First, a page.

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2 of 2 people found the following review helpful By James Ziessler on August 12, 2013
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I bought these for my college music appreciation class. While dated, the information and energy cannot be missed. Bernstein is one of a kind and lives on in his passion to teach and guide young people in understanding music.
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2 of 2 people found the following review helpful By P. Cool on August 1, 2013
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Leonard Bernstein Omnibus was a gift for my husband. He has enjoyed it immensely. It arrived on time and in good condition.
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2 of 2 people found the following review helpful By C. Yo on June 28, 2013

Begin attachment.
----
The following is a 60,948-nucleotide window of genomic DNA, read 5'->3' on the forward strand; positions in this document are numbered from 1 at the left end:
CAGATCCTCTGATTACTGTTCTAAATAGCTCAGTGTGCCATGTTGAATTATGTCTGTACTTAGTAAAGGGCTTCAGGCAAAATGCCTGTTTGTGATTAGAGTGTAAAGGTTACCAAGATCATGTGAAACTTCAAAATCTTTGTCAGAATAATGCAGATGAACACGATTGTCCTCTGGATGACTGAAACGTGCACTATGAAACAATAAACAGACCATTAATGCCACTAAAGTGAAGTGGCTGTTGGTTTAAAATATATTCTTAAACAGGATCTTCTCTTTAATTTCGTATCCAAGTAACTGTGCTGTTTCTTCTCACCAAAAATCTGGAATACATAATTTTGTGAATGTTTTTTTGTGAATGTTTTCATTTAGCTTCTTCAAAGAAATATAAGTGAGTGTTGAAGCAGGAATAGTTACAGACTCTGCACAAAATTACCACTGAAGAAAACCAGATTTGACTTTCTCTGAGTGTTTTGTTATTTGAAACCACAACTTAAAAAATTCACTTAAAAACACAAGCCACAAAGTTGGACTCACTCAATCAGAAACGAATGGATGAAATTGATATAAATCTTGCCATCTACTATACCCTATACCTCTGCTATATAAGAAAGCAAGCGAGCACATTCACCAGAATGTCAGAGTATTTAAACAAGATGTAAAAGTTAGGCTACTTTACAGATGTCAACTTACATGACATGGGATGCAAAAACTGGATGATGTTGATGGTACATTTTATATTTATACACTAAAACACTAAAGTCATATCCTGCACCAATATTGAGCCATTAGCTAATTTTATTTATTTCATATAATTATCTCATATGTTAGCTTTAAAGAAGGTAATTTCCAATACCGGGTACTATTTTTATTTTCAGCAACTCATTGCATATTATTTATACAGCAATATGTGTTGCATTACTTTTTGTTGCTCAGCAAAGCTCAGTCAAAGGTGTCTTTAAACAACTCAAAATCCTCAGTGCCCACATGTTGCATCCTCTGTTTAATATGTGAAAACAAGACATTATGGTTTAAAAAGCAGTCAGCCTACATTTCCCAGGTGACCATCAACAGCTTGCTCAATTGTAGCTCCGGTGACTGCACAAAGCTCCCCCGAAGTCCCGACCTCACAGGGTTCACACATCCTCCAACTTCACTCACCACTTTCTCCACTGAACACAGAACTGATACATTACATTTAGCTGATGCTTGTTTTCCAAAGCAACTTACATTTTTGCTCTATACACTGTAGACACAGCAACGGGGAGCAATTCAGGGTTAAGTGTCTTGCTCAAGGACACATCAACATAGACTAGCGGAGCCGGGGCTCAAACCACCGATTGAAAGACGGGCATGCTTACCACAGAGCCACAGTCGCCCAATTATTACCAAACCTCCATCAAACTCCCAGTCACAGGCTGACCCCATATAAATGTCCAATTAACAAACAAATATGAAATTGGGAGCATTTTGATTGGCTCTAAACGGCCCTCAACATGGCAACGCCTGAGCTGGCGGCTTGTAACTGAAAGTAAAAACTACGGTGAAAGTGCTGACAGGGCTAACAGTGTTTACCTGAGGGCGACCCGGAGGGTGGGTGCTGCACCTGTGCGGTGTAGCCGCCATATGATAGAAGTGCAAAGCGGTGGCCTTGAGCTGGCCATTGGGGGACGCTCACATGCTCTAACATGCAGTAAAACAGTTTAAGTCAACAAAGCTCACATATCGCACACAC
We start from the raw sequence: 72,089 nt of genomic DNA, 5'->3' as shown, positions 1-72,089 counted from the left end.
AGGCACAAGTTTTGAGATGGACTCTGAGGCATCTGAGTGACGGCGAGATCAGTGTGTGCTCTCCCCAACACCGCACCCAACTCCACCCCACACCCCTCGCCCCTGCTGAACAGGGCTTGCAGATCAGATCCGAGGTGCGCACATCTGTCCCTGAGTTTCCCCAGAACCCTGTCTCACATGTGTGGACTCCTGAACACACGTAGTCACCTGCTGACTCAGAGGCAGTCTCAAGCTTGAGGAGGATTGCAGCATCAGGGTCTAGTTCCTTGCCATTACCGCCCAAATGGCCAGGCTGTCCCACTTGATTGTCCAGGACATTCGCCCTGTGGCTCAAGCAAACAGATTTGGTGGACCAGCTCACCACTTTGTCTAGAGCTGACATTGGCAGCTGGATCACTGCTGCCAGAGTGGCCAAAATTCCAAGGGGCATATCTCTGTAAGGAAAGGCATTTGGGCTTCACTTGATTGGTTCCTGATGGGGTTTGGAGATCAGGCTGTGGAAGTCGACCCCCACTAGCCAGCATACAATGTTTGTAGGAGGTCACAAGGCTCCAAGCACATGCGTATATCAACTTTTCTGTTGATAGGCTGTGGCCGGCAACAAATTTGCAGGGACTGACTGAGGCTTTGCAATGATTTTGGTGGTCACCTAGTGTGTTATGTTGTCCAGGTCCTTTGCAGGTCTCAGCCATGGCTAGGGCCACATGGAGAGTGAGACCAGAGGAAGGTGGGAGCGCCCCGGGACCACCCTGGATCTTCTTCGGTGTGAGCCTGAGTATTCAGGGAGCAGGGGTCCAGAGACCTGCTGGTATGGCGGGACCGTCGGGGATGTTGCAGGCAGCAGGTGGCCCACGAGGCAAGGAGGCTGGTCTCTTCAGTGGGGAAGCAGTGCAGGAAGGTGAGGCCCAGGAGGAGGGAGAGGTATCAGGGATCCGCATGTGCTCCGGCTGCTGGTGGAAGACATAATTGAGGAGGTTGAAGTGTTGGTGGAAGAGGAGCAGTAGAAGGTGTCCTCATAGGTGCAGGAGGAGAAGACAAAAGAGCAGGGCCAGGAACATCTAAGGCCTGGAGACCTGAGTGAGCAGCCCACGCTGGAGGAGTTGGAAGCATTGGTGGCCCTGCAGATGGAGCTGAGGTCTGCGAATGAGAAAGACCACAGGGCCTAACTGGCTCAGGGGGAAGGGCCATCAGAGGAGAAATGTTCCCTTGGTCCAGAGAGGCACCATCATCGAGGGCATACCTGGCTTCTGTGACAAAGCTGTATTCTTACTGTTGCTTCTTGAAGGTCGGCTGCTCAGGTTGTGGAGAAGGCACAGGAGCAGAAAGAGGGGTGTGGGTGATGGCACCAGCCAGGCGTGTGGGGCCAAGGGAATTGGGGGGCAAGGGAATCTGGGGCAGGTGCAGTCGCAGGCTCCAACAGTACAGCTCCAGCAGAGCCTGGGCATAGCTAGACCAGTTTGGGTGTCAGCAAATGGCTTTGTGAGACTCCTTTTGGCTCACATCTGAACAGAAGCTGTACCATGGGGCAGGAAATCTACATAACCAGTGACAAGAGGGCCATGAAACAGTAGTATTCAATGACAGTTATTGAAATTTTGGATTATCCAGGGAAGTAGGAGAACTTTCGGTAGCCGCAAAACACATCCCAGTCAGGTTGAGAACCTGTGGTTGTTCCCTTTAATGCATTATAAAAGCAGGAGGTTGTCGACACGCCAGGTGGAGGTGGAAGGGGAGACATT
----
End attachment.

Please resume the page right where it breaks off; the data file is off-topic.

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I learned so much from watching this. Leads me to wonder, how come no one told me to watch them much earlier.
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American Musical Comedy
She sings a song from Cole Porter's "DuBarry Was a Lady", a song that was omitted from the movie version. There are also partial renditions of "Someone To Watch Over Me" and "Some Enchanted Evening", as well as tiny bits from other musicals. He talks a lot about... Read More
Mar 6, 2010 by albertatamazon |  See all 2 posts